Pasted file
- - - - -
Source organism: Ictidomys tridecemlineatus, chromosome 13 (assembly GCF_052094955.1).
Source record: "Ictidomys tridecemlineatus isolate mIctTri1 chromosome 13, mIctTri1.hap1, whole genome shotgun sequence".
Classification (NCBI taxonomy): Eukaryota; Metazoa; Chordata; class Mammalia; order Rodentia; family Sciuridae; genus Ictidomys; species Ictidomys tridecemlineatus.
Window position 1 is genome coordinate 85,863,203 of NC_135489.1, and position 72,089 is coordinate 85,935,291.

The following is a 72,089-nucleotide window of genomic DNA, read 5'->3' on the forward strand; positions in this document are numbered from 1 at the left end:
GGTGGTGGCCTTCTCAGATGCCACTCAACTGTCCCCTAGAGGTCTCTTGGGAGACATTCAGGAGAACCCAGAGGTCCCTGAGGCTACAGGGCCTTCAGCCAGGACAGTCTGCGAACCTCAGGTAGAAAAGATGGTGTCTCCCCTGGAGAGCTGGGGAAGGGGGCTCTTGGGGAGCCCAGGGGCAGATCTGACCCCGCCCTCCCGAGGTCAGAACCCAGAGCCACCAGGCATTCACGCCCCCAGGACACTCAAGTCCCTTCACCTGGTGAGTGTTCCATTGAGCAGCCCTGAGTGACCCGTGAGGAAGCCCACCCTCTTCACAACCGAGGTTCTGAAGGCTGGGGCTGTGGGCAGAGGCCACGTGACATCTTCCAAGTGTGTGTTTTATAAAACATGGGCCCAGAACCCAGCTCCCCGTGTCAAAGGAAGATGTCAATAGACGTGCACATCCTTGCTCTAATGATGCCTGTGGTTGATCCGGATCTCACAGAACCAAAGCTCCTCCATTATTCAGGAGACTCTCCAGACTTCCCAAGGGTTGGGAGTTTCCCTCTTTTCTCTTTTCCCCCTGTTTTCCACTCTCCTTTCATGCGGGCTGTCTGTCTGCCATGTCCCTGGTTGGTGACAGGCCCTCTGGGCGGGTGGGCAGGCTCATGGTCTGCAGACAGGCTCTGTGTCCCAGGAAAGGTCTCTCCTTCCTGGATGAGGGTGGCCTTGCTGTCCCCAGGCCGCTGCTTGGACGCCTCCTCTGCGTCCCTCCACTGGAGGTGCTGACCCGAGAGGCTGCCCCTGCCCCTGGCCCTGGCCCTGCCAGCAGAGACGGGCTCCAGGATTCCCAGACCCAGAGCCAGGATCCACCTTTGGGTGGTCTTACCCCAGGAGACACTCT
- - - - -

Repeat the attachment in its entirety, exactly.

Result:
Source organism: Ictidomys tridecemlineatus, chromosome 13 (assembly GCF_052094955.1).
Source record: "Ictidomys tridecemlineatus isolate mIctTri1 chromosome 13, mIctTri1.hap1, whole genome shotgun sequence".
Classification (NCBI taxonomy): Eukaryota; Metazoa; Chordata; class Mammalia; order Rodentia; family Sciuridae; genus Ictidomys; species Ictidomys tridecemlineatus.
Window position 1 is genome coordinate 85,863,203 of NC_135489.1, and position 72,089 is coordinate 85,935,291.

The following is a 72,089-nucleotide window of genomic DNA, read 5'->3' on the forward strand; positions in this document are numbered from 1 at the left end:
GGTGGTGGCCTTCTCAGATGCCACTCAACTGTCCCCTAGAGGTCTCTTGGGAGACATTCAGGAGAACCCAGAGGTCCCTGAGGCTACAGGGCCTTCAGCCAGGACAGTCTGCGAACCTCAGGTAGAAAAGATGGTGTCTCCCCTGGAGAGCTGGGGAAGGGGGCTCTTGGGGAGCCCAGGGGCAGATCTGACCCCGCCCTCCCGAGGTCAGAACCCAGAGCCACCAGGCATTCACGCCCCCAGGACACTCAAGTCCCTTCACCTGGTGAGTGTTCCATTGAGCAGCCCTGAGTGACCCGTGAGGAAGCCCACCCTCTTCACAACCGAGGTTCTGAAGGCTGGGGCTGTGGGCAGAGGCCACGTGACATCTTCCAAGTGTGTGTTTTATAAAACATGGGCCCAGAACCCAGCTCCCCGTGTCAAAGGAAGATGTCAATAGACGTGCACATCCTTGCTCTAATGATGCCTGTGGTTGATCCGGATCTCACAGAACCAAAGCTCCTCCATTATTCAGGAGACTCTCCAGACTTCCCAAGGGTTGGGAGTTTCCCTCTTTTCTCTTTTCCCCCTGTTTTCCACTCTCCTTTCATGCGGGCTGTCTGTCTGCCATGTCCCTGGTTGGTGACAGGCCCTCTGGGCGGGTGGGCAGGCTCATGGTCTGCAGACAGGCTCTGTGTCCCAGGAAAGGTCTCTCCTTCCTGGATGAGGGTGGCCTTGCTGTCCCCAGGCCGCTGCTTGGACGCCTCCTCTGCGTCCCTCCACTGGAGGTGCTGACCCGAGAGGCTGCCCCTGCCCCTGGCCCTGGCCCTGCCAGCAGAGACGGGCTCCAGGATTCCCAGACCCAGAGCCAGGATCCACCTTTGGGTGGTCTTACCCCAGGAGACACTCT